First published on core77
Let me start off by saying that this is solemnly based on personal experiences and opinions! Sure, there’s some facts to back it up seeing that we have done our research, but the sources are long forgotten. Not because they weren’t relevant, but i’ve mixed them up in my mental blender…
To the point: Working with kids has many sides. It can be hard, it can be challenging, you have to plan the day down to the minute, and make sure that you can rearrange your plans depending on the day play out, but most of all it’s good fun, inspiring and amazingly awesome to be let into their world.
As an architect by training, I have worked with my lovely colleague Heidi Lyng to develop various methods when working together with kids, teachers and leaders on developing educational spaces using co-creative design processes. We’ve been doing this for over two years now, and have been working on everything between concrete projects such as developing more active playgrounds to more fluffy projects such as developing a common vision for a gymnasium. We see everyone involved—from the 7-year-old student to the 62-year-old principal—as experts in their field. No one is as good at being a 7-year-old girl as a 7-year- old girl…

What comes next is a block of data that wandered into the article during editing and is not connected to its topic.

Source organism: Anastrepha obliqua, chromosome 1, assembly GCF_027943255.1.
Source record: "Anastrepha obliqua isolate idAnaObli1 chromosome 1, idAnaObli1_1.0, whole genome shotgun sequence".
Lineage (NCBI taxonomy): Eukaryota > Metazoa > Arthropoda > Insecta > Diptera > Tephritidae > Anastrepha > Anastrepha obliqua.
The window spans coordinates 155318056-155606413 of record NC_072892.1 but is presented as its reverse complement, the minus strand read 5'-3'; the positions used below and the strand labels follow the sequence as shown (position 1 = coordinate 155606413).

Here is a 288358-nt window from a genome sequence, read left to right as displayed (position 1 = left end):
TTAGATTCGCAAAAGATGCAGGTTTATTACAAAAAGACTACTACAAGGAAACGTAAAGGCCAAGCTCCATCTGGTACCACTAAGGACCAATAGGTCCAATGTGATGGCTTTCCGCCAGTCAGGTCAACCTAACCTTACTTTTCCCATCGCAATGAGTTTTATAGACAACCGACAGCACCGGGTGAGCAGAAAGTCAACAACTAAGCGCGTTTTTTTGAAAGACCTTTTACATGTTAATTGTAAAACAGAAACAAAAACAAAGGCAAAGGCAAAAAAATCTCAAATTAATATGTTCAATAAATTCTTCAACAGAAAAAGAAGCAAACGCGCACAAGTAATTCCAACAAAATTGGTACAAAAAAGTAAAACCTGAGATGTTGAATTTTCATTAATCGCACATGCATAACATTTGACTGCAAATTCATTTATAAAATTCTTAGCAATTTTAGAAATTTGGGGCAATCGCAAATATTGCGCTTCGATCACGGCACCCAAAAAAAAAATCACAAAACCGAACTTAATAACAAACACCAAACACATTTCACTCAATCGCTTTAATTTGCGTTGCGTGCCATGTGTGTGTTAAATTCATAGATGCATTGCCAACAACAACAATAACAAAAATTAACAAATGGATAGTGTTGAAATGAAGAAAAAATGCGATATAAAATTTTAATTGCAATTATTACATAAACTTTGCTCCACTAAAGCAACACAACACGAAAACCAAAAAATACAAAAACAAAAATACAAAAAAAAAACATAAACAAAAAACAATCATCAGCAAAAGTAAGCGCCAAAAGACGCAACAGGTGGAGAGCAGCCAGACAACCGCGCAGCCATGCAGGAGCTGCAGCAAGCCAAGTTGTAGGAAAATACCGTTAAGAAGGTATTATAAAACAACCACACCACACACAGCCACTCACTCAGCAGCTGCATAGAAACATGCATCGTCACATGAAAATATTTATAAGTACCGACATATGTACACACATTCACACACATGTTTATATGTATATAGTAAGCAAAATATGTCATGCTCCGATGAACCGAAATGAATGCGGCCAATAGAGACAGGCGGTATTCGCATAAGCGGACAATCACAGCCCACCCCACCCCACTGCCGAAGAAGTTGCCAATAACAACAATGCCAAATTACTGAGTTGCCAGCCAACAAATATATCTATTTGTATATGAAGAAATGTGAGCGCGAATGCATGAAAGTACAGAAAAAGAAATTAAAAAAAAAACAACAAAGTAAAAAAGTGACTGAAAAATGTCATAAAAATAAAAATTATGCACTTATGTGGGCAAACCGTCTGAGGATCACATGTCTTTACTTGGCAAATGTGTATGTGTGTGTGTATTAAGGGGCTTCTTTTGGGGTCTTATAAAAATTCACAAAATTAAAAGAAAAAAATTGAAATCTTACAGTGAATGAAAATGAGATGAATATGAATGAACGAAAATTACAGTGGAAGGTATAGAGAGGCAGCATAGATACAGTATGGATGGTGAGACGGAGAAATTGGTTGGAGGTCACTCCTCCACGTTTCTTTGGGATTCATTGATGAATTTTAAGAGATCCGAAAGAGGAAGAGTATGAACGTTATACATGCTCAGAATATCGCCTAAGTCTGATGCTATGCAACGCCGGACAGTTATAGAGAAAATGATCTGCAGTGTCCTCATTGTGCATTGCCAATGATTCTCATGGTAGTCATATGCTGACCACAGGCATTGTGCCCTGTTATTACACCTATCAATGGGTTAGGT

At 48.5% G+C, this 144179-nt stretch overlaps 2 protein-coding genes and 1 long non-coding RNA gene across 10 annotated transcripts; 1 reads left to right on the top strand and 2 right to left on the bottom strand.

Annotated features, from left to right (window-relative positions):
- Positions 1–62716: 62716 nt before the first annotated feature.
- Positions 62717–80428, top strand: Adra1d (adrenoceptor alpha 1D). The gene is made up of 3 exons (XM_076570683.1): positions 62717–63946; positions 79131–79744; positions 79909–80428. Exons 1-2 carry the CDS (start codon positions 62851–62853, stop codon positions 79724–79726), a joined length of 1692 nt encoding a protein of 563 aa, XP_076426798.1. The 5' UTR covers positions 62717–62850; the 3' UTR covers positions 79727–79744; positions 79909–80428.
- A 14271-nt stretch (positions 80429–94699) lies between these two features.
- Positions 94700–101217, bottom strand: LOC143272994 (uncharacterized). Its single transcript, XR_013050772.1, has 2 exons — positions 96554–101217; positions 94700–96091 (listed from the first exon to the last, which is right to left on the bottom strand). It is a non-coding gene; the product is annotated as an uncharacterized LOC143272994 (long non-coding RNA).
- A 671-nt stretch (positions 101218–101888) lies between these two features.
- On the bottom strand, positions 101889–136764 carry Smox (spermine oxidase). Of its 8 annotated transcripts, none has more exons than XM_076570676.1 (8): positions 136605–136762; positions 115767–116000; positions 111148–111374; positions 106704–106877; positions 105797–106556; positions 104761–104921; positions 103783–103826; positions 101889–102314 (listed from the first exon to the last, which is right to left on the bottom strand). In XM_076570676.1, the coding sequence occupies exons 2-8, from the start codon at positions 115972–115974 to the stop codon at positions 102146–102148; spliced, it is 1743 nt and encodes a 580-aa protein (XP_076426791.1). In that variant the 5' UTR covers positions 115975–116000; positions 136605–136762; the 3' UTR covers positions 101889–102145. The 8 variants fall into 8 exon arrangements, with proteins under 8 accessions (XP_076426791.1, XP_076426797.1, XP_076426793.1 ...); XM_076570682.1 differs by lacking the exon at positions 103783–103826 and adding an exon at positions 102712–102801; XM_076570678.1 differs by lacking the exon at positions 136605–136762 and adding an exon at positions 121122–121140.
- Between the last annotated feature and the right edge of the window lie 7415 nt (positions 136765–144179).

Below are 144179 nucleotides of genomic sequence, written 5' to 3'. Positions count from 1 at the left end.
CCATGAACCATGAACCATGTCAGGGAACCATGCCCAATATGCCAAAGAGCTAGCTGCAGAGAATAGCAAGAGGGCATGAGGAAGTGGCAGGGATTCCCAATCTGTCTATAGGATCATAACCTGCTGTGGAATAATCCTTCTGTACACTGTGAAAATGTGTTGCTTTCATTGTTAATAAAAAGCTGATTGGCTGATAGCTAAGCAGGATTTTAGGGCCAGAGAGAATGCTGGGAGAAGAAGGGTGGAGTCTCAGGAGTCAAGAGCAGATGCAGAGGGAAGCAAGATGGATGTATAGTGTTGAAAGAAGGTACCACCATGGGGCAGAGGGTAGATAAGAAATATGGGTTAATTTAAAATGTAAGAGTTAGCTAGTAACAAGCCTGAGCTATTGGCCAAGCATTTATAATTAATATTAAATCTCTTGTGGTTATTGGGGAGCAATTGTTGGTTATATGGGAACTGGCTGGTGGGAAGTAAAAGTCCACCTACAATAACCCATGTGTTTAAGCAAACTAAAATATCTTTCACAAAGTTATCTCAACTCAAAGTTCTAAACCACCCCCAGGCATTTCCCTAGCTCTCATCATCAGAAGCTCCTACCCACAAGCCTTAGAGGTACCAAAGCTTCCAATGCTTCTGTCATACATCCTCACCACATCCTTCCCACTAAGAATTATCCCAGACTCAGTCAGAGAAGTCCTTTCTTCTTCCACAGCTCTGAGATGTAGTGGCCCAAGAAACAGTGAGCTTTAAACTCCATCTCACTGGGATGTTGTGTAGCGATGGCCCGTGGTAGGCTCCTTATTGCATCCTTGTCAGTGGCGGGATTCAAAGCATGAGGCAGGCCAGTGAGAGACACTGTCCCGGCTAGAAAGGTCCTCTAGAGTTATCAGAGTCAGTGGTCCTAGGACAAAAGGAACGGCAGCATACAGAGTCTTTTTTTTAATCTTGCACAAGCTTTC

As I’ve already written, working with kids have many facets—it can be hard, it can be tricky, it can be hilarious, it can be oh-so-many things, but most of all it’s fun, it is inspiring and it is vital if you want to reach the optimal result with the project.
First, the Good
No matter what their age, kids have an insight into, and a view of, how it is to be a kid of their own age that no one, no matter how good you are at putting yourself into the shoes of others, can do to the same extent. Figuring out why a certain space works, and why another one doesn’t is something only the kids you work with can tell you. It’s their field of expertise. They know, instinctively, where they prefer to work, where they get inspired and where they feel safe etc. What we, the architects, do is help them define and understand theses spaces by playing games and asking questions.
Let’s start with the obvious: Kids have an extremely short concentration span! But here is where it’s up to you to make sure to arrange the day in such a way that you can keep them interested. If one method doesn’t work, tweak it until it does or try another approach. If you notice that the concentration is on an all-time low, take a break, ask them to run around the building a few times and see who can do it the fastest, take them out onto the playground and play a game, get some fresh air. But whatever you do, do NOT continue as if nothing is wrong. There’s always something you can do, even if it’s just to let them go crazy for 5-10 minutes…!
Another thing we have noticed is that our school is built up in such a way that the kids pretty early seem to lose their natural sense of imagination. By first grade, they are already taught that there are some things that are right, and some that are wrong. The more right you are, the more golden stars you will get. Unfortunately this means that their ability to wander through the door into a wonderful world of imaginary friends and create fairytale spaces is fading at a young age.